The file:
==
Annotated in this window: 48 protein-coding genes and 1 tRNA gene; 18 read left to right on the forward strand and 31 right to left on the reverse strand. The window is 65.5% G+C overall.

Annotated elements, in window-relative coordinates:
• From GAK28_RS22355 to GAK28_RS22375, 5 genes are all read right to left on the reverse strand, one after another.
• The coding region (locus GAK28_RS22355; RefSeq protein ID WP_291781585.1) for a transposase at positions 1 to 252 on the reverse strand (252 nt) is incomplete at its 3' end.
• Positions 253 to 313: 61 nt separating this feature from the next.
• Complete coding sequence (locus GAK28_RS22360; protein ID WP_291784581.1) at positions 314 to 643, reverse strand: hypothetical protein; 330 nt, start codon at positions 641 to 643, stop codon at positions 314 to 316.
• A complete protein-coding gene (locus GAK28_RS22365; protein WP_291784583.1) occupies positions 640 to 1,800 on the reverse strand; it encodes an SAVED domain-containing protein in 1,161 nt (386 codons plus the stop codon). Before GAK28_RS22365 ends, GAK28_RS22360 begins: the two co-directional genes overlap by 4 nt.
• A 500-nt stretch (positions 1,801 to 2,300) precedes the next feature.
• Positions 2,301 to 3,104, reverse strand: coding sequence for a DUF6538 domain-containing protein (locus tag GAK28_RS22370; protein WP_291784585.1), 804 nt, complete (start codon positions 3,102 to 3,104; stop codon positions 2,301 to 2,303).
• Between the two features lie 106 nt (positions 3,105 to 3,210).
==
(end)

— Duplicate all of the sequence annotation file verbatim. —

Annotated in this window: 48 protein-coding genes and 1 tRNA gene; 18 read left to right on the forward strand and 31 right to left on the reverse strand. The window is 65.5% G+C overall.

Annotated elements, in window-relative coordinates:
• From GAK28_RS22355 to GAK28_RS22375, 5 genes are all read right to left on the reverse strand, one after another.
• The coding region (locus GAK28_RS22355; RefSeq protein ID WP_291781585.1) for a transposase at positions 1 to 252 on the reverse strand (252 nt) is incomplete at its 3' end.
• Positions 253 to 313: 61 nt separating this feature from the next.
• Complete coding sequence (locus GAK28_RS22360; protein ID WP_291784581.1) at positions 314 to 643, reverse strand: hypothetical protein; 330 nt, start codon at positions 641 to 643, stop codon at positions 314 to 316.
• A complete protein-coding gene (locus GAK28_RS22365; protein WP_291784583.1) occupies positions 640 to 1,800 on the reverse strand; it encodes an SAVED domain-containing protein in 1,161 nt (386 codons plus the stop codon). Before GAK28_RS22365 ends, GAK28_RS22360 begins: the two co-directional genes overlap by 4 nt.
• A 500-nt stretch (positions 1,801 to 2,300) precedes the next feature.
• Positions 2,301 to 3,104, reverse strand: coding sequence for a DUF6538 domain-containing protein (locus tag GAK28_RS22370; protein WP_291784585.1), 804 nt, complete (start codon positions 3,102 to 3,104; stop codon positions 2,301 to 2,303).
• Between the two features lie 106 nt (positions 3,105 to 3,210).